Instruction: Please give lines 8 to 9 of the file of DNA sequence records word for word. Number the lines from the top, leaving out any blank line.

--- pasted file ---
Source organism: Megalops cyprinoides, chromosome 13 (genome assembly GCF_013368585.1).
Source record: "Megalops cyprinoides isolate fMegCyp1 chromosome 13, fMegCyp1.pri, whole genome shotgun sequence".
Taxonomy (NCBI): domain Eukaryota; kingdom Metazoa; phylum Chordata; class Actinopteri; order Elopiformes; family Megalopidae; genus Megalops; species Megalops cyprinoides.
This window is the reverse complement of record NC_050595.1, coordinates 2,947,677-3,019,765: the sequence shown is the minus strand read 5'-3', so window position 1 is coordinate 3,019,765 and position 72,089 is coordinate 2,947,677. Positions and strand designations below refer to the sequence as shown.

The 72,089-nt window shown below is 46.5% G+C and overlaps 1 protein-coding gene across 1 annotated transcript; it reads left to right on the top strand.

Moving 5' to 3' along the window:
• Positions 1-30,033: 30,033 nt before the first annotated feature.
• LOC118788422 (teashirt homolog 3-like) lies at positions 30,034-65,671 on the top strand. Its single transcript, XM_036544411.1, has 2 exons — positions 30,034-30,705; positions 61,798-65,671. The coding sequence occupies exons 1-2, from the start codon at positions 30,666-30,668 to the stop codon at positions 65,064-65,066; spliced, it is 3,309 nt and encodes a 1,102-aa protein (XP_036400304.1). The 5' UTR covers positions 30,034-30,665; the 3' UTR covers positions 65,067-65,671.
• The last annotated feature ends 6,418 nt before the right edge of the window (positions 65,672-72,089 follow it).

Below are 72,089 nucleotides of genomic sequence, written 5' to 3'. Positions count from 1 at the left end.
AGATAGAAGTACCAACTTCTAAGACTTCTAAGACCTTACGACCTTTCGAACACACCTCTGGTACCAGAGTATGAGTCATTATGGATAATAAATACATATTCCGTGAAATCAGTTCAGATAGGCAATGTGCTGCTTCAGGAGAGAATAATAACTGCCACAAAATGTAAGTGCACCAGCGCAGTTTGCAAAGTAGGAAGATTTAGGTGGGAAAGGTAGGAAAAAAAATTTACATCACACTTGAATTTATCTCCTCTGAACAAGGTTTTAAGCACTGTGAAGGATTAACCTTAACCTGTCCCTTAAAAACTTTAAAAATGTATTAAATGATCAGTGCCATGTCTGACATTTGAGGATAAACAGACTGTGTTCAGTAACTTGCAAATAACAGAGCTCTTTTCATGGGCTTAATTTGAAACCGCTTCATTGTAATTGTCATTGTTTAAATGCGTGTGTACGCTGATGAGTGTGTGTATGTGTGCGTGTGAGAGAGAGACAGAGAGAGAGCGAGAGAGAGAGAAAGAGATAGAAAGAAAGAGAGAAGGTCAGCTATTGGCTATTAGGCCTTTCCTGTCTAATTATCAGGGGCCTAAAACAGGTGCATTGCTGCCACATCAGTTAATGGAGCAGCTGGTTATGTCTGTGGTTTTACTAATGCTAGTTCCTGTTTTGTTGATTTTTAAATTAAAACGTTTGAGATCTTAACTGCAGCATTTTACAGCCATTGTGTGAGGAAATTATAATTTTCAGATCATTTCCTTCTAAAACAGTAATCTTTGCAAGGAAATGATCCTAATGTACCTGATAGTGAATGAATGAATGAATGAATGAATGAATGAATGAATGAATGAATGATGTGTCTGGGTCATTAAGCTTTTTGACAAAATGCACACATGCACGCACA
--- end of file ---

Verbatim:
• LOC118788422 (teashirt homolog 3-like) lies at positions 30,034-65,671 on the top strand. Its single transcript, XM_036544411.1, has 2 exons — positions 30,034-30,705; positions 61,798-65,671. The coding sequence occupies exons 1-2, from the start codon at positions 30,666-30,668 to the stop codon at positions 65,064-65,066; spliced, it is 3,309 nt and encodes a 1,102-aa protein (XP_036400304.1). The 5' UTR covers positions 30,034-30,665; the 3' UTR covers positions 65,067-65,671.
• The last annotated feature ends 6,418 nt before the right edge of the window (positions 65,672-72,089 follow it).